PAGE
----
Fairy tales are currently appearing in theatres up and down the country; the British pantomime tradition takes popular fairy tales and dresses them up with men in drag, girls dressed as boys, slapstick, songs and the compulsory cries of ‘it’s behind you’. But if you like your fairy tales a little darker Grimm Tales at Manchester’s Library Theatre is the show for you.
Children’s bookshelves are often stuffed with sanitised versions of the Grimm’s tales, in which Grandma hides under the bed instead of being eaten by the wolf, and Gretel refrains from pushing the witch into the oven, but in adapting six of the Grimm’s tales for this production poet laureate Carol Ann Duffy didn’t shy away from all the harsh lessons and gory bits.
First performed at the Young Vic in 1994, and directed for the Library by Rachel O’ Riordan, eight actors gleefully tell the stories and take on the many parts. The show takes place in what looks like an abandoned nursery; a tree grows up through the floor and out of the ceiling, and the cast’s shadows play on the bare walls. Dance, physical theatre and traditional music are all incorporated with great energy and obvious enjoyment.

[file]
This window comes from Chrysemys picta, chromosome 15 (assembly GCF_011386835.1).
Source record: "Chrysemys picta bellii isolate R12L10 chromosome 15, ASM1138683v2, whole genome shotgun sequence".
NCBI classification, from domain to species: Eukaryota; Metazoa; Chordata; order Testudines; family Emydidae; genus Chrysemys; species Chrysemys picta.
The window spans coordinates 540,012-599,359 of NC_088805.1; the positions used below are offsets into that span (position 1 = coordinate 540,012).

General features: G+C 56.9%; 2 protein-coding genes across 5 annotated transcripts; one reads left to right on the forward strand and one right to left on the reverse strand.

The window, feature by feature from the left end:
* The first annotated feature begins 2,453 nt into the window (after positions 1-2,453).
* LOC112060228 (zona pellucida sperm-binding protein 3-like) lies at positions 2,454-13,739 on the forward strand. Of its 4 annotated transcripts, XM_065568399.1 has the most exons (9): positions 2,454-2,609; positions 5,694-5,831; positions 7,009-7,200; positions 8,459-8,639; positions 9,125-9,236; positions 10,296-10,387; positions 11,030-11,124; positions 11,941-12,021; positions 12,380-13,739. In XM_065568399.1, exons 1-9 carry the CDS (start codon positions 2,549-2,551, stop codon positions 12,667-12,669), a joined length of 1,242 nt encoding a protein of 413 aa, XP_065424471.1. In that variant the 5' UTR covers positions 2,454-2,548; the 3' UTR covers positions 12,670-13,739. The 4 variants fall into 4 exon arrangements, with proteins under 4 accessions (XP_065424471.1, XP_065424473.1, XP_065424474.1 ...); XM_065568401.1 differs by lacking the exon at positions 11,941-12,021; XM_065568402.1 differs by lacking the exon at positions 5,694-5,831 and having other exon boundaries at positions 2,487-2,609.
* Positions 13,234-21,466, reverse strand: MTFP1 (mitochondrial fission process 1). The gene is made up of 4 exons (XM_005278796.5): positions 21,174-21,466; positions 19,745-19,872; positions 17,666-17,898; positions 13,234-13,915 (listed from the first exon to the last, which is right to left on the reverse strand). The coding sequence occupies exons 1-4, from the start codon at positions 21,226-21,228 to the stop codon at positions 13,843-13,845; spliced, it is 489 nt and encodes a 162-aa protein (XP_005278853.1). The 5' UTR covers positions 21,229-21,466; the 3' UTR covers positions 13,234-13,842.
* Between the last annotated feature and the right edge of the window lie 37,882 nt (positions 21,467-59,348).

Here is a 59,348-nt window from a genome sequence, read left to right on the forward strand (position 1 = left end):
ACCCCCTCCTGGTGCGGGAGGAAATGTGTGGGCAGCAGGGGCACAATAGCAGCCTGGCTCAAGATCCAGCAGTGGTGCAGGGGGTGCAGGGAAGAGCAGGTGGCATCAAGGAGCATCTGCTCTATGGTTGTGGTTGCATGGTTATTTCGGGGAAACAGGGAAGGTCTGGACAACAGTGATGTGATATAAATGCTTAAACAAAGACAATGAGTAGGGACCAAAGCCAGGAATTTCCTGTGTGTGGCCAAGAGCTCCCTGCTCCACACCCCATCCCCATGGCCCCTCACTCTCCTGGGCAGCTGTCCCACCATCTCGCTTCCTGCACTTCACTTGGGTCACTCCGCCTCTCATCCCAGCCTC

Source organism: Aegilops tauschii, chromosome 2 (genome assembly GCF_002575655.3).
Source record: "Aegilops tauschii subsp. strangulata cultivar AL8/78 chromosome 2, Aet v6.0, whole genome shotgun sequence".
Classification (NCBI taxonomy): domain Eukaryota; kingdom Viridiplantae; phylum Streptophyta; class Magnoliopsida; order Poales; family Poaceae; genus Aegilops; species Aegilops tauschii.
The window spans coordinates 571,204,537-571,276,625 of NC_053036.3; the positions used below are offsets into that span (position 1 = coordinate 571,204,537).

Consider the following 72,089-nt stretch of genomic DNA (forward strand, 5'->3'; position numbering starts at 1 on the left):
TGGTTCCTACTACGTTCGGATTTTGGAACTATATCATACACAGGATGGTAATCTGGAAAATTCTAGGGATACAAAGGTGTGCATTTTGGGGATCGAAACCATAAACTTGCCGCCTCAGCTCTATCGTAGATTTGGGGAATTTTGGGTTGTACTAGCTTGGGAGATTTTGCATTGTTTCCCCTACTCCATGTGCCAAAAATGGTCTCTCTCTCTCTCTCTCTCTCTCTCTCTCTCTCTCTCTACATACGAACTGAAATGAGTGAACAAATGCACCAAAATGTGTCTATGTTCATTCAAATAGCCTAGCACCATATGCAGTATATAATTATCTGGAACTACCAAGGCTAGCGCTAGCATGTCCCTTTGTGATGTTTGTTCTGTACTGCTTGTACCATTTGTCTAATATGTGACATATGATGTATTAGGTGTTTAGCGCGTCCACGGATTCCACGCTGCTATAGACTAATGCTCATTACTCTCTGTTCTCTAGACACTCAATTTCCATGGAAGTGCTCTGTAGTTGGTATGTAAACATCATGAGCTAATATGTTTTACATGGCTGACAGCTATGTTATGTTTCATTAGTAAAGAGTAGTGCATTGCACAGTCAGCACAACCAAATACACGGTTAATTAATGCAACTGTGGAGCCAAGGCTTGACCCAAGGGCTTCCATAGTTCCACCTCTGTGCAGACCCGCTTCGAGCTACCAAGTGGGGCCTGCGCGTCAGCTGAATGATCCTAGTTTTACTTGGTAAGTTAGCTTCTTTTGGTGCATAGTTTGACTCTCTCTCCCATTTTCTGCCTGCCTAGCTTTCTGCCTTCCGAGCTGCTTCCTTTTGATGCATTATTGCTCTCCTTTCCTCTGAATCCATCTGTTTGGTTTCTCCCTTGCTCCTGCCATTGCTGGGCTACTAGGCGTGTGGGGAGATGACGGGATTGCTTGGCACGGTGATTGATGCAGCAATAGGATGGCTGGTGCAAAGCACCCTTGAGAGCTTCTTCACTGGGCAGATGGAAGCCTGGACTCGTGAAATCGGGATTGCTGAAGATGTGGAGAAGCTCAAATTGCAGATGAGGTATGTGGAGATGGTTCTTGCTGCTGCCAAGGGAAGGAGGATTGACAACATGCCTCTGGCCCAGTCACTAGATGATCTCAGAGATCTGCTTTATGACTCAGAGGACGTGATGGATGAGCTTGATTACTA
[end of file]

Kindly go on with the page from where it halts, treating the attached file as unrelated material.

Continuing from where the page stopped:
The tales performed include the familiar, like ‘Hansel and Gretel’; those you’ll know but perhaps not in this version, like ‘Ashputtel’, which is a Cinderella story; and those you probably won’t have heard before like ‘The Mouse, the Bird and the Sausage’.
The show is being promoted as being suitable for those aged six and upwards. If you’re taking children I wouldn’t be too worried about them being disturbed by the grimmer bits; when I watched the show the younger members of the audience seemed to be delighted by them – the only shrieks and squeals came whenever the actors kissed.
Grimm Tales is on at The Library Theatre, Manchester until 23rd January 2010.